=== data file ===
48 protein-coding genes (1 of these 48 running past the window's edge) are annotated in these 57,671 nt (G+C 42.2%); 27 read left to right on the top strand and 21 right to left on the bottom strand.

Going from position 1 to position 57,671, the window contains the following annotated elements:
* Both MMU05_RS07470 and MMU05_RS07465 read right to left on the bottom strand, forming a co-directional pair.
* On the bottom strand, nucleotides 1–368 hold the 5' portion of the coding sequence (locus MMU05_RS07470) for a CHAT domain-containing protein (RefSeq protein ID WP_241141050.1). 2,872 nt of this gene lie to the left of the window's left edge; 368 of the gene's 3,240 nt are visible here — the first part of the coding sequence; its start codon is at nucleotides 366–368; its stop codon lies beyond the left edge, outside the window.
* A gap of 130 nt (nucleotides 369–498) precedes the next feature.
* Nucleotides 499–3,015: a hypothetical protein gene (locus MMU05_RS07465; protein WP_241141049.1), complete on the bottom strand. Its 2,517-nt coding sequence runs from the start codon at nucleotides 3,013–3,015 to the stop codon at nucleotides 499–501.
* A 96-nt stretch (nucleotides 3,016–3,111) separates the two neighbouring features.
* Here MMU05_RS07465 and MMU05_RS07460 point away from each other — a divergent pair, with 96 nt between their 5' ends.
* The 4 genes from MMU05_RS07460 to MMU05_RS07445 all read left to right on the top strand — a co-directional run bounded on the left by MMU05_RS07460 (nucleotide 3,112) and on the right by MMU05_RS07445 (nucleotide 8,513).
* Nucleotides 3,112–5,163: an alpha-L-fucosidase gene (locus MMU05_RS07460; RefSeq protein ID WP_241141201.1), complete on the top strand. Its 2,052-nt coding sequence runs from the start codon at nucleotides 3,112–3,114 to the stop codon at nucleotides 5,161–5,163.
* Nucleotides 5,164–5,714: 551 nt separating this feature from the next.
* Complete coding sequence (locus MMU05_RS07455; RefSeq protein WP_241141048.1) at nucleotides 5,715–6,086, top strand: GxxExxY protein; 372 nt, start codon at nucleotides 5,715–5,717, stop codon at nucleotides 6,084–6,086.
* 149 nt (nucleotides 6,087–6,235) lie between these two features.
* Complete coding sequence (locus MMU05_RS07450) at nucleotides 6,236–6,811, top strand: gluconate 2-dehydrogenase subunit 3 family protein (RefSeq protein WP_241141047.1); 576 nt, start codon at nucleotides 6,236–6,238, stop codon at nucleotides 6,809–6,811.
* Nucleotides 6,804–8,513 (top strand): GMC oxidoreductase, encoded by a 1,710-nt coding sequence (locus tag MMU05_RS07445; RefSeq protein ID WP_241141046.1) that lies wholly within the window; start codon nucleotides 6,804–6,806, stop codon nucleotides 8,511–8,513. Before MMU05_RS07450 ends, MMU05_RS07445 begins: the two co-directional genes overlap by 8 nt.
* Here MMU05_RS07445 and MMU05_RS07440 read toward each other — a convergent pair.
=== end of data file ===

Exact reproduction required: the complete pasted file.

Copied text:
48 protein-coding genes (1 of these 48 running past the window's edge) are annotated in these 57,671 nt (G+C 42.2%); 27 read left to right on the top strand and 21 right to left on the bottom strand.

Going from position 1 to position 57,671, the window contains the following annotated elements:
* Both MMU05_RS07470 and MMU05_RS07465 read right to left on the bottom strand, forming a co-directional pair.
* On the bottom strand, nucleotides 1–368 hold the 5' portion of the coding sequence (locus MMU05_RS07470) for a CHAT domain-containing protein (RefSeq protein ID WP_241141050.1). 2,872 nt of this gene lie to the left of the window's left edge; 368 of the gene's 3,240 nt are visible here — the first part of the coding sequence; its start codon is at nucleotides 366–368; its stop codon lies beyond the left edge, outside the window.
* A gap of 130 nt (nucleotides 369–498) precedes the next feature.
* Nucleotides 499–3,015: a hypothetical protein gene (locus MMU05_RS07465; protein WP_241141049.1), complete on the bottom strand. Its 2,517-nt coding sequence runs from the start codon at nucleotides 3,013–3,015 to the stop codon at nucleotides 499–501.
* A 96-nt stretch (nucleotides 3,016–3,111) separates the two neighbouring features.
* Here MMU05_RS07465 and MMU05_RS07460 point away from each other — a divergent pair, with 96 nt between their 5' ends.
* The 4 genes from MMU05_RS07460 to MMU05_RS07445 all read left to right on the top strand — a co-directional run bounded on the left by MMU05_RS07460 (nucleotide 3,112) and on the right by MMU05_RS07445 (nucleotide 8,513).
* Nucleotides 3,112–5,163: an alpha-L-fucosidase gene (locus MMU05_RS07460; RefSeq protein ID WP_241141201.1), complete on the top strand. Its 2,052-nt coding sequence runs from the start codon at nucleotides 3,112–3,114 to the stop codon at nucleotides 5,161–5,163.
* Nucleotides 5,164–5,714: 551 nt separating this feature from the next.
* Complete coding sequence (locus MMU05_RS07455; RefSeq protein WP_241141048.1) at nucleotides 5,715–6,086, top strand: GxxExxY protein; 372 nt, start codon at nucleotides 5,715–5,717, stop codon at nucleotides 6,084–6,086.
* 149 nt (nucleotides 6,087–6,235) lie between these two features.
* Complete coding sequence (locus MMU05_RS07450) at nucleotides 6,236–6,811, top strand: gluconate 2-dehydrogenase subunit 3 family protein (RefSeq protein WP_241141047.1); 576 nt, start codon at nucleotides 6,236–6,238, stop codon at nucleotides 6,809–6,811.
* Nucleotides 6,804–8,513 (top strand): GMC oxidoreductase, encoded by a 1,710-nt coding sequence (locus tag MMU05_RS07445; RefSeq protein ID WP_241141046.1) that lies wholly within the window; start codon nucleotides 6,804–6,806, stop codon nucleotides 8,511–8,513. Before MMU05_RS07450 ends, MMU05_RS07445 begins: the two co-directional genes overlap by 8 nt.
* Here MMU05_RS07445 and MMU05_RS07440 read toward each other — a convergent pair.